In the Shadow of the Moon, by M. M. Kaye, is a sweeping novel of Regency and Victorian England and India. The bulk of the novel is set in India in the dying days of the Company Raj, when India was ruled by the East India Trading Company of Britain.
Warning: Spoilers Ahead. The latter part of the book contains many graphic descriptions of people being violently killed during the Mutiny, when the Indians of the British Army in India rebelled against their British masters.
This is a very good book. I enjoyed it very much, although I was unprepared for the violence. Mrs. Kaye is an excellent writer, and although she herself is British and sympathetic to the British rule of India, she does present the Indian perspective, too. It did cross my mind to wonder how accurate that presentation is, but as far as I can tell from the distance of 150 years and thousands of miles, it seems fairly accurate.
I have also read Mrs. Kaye’s autobiography, The Sun in the Morning, and so I know Mrs. Kaye grew up in India. It was British policy to have children go home (to Britain) at the age of seven or eight for schooling, but she was prevented from doing so by World War I, so she spent many more years in India than most British children and did not go to Britain until she was a teenager. According to the jacket of In the Shadow of the Moon, she also returned to Britain as an adult, with her husband, in the 1950s. I believe these experiences of India as a teenager and an adult helped her to see the perspective of Indians, not just Britons.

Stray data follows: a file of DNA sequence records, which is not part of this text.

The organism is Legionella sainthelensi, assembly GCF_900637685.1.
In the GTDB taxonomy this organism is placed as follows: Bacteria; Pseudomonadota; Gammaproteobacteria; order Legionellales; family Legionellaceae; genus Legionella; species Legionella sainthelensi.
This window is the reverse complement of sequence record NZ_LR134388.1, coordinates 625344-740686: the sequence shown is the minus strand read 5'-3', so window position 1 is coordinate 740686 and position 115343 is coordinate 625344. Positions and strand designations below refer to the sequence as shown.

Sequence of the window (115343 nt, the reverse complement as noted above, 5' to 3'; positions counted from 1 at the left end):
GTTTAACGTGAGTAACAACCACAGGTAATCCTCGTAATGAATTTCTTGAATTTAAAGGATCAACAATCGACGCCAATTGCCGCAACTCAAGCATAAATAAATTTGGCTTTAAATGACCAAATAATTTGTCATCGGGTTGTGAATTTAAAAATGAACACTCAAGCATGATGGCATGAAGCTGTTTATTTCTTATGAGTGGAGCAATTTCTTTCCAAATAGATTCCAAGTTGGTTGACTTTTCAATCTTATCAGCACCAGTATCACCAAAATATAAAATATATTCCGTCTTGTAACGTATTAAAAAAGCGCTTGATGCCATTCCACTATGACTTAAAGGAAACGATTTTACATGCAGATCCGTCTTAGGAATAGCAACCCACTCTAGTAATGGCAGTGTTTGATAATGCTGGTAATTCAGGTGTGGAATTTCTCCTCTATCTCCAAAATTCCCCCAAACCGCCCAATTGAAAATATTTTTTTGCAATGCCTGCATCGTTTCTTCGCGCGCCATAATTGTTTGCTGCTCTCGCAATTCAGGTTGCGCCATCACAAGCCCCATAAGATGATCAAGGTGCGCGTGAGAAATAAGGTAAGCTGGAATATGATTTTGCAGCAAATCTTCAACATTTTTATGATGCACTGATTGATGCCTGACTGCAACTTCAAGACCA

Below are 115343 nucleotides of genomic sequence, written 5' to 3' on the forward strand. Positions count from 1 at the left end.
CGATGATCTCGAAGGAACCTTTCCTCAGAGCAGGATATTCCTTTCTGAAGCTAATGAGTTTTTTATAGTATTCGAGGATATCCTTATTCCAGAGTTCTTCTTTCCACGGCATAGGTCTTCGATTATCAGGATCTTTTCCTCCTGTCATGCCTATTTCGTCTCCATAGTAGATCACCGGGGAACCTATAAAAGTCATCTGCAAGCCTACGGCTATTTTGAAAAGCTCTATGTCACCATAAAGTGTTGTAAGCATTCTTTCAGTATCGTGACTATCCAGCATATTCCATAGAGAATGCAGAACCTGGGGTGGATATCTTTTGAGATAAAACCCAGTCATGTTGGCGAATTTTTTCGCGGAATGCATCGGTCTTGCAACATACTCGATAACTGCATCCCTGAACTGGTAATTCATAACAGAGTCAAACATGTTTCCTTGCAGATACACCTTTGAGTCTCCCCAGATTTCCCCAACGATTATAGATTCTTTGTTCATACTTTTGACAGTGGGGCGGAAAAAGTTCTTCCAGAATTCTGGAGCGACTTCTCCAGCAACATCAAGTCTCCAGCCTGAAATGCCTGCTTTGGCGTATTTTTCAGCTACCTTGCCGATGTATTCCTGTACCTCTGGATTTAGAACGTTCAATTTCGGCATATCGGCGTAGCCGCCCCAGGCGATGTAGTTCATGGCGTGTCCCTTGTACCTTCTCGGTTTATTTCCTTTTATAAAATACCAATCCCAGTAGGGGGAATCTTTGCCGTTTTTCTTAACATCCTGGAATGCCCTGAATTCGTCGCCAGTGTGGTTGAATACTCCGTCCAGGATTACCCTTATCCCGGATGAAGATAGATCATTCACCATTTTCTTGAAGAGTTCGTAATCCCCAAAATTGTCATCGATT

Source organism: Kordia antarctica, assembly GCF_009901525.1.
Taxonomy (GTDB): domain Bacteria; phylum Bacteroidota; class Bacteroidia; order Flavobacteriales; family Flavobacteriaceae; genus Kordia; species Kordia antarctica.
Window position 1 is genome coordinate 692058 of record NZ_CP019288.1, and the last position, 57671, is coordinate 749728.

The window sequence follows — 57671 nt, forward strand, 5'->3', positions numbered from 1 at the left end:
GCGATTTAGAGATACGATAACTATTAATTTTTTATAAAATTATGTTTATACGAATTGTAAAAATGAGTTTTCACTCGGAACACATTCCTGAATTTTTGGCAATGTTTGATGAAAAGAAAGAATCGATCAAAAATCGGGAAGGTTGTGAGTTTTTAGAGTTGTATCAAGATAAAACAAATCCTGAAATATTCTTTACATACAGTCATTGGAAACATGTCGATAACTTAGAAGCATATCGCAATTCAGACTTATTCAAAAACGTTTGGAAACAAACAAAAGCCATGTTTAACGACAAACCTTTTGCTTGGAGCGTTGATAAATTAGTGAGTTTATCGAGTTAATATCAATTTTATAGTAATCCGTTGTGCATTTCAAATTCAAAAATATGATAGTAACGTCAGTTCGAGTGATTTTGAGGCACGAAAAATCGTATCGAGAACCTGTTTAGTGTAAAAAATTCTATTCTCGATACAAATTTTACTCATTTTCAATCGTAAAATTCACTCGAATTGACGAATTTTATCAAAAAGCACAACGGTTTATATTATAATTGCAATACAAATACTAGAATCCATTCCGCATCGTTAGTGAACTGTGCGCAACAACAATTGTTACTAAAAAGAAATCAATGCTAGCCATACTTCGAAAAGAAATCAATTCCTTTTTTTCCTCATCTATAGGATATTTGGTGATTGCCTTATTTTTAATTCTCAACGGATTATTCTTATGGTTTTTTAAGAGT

I find In the Shadow of the Moon to be deeply frightening, in that the the British leaders willfully ignored the signs of impending mutiny and refused to take any action that might have prevented it (on the grounds that mutiny was not going to occur and it would cause a loss of morale to be seen doing anything that might prevent it). Reading this book, and descriptions of the genocide in Rwanda of a few years back, I realize that when the mob comes for you, there is nothing you can do.
In my area, there are many people who prepare (not in a scary way, just a very, very prepared way) to have supplies in case of a natural disaster/emergency/collapse of society. I also prepare, but in a more low-key way. It makes me wonder if they are truly prepared, am I truly prepared, for the kind of emergency that results in the loss of normal societal behavior. Watching New Orleans after Hurricane Katrina was very scary. The people preparing here often hold educational seminars on how to prepare supplies for a disaster, and while I am sure they truly don’t want their neighbors to be in trouble, I suspect there is also more than a little self-interest there.
I don’t know if there is any real point to this rambling. In the Shadow of the Moon just made me think about how fast a society can collapse into utter anarchy and destruction. It is a very good book, and I recommend it.
Four out of five stars.